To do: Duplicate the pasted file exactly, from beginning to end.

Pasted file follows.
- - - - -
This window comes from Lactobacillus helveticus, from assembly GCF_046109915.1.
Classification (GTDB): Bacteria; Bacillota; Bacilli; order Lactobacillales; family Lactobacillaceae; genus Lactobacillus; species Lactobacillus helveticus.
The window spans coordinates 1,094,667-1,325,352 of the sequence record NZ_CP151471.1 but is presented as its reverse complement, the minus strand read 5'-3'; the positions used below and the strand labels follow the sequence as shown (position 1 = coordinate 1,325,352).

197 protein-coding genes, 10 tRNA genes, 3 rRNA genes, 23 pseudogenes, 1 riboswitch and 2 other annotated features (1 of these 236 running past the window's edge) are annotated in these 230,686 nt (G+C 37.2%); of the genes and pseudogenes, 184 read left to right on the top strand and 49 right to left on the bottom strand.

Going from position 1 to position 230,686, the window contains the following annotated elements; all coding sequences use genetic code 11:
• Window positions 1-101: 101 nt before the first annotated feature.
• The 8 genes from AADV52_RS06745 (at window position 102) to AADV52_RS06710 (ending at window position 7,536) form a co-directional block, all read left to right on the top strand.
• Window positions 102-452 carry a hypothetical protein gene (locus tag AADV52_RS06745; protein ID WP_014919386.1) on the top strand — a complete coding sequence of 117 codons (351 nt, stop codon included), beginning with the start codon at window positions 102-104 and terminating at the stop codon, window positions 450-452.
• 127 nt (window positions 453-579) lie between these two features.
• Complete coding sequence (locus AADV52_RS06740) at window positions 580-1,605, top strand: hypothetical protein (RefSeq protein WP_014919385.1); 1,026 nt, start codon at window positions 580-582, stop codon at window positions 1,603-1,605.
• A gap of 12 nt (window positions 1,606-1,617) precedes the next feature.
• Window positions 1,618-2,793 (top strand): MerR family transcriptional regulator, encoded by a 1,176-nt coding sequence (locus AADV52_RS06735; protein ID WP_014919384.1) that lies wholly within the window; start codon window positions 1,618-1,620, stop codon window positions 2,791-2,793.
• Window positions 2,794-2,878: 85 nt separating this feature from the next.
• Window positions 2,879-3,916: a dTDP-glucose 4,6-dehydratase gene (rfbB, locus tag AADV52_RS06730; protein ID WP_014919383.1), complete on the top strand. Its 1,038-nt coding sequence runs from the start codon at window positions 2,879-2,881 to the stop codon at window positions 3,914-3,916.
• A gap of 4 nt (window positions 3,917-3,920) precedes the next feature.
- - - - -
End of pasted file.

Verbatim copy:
This window comes from Lactobacillus helveticus, from assembly GCF_046109915.1.
Classification (GTDB): Bacteria; Bacillota; Bacilli; order Lactobacillales; family Lactobacillaceae; genus Lactobacillus; species Lactobacillus helveticus.
The window spans coordinates 1,094,667-1,325,352 of the sequence record NZ_CP151471.1 but is presented as its reverse complement, the minus strand read 5'-3'; the positions used below and the strand labels follow the sequence as shown (position 1 = coordinate 1,325,352).

197 protein-coding genes, 10 tRNA genes, 3 rRNA genes, 23 pseudogenes, 1 riboswitch and 2 other annotated features (1 of these 236 running past the window's edge) are annotated in these 230,686 nt (G+C 37.2%); of the genes and pseudogenes, 184 read left to right on the top strand and 49 right to left on the bottom strand.

Going from position 1 to position 230,686, the window contains the following annotated elements; all coding sequences use genetic code 11:
• Window positions 1-101: 101 nt before the first annotated feature.
• The 8 genes from AADV52_RS06745 (at window position 102) to AADV52_RS06710 (ending at window position 7,536) form a co-directional block, all read left to right on the top strand.
• Window positions 102-452 carry a hypothetical protein gene (locus tag AADV52_RS06745; protein ID WP_014919386.1) on the top strand — a complete coding sequence of 117 codons (351 nt, stop codon included), beginning with the start codon at window positions 102-104 and terminating at the stop codon, window positions 450-452.
• 127 nt (window positions 453-579) lie between these two features.
• Complete coding sequence (locus AADV52_RS06740) at window positions 580-1,605, top strand: hypothetical protein (RefSeq protein WP_014919385.1); 1,026 nt, start codon at window positions 580-582, stop codon at window positions 1,603-1,605.
• A gap of 12 nt (window positions 1,606-1,617) precedes the next feature.
• Window positions 1,618-2,793 (top strand): MerR family transcriptional regulator, encoded by a 1,176-nt coding sequence (locus AADV52_RS06735; protein ID WP_014919384.1) that lies wholly within the window; start codon window positions 1,618-1,620, stop codon window positions 2,791-2,793.
• Window positions 2,794-2,878: 85 nt separating this feature from the next.
• Window positions 2,879-3,916: a dTDP-glucose 4,6-dehydratase gene (rfbB, locus tag AADV52_RS06730; protein ID WP_014919383.1), complete on the top strand. Its 1,038-nt coding sequence runs from the start codon at window positions 2,879-2,881 to the stop codon at window positions 3,914-3,916.
• A gap of 4 nt (window positions 3,917-3,920) precedes the next feature.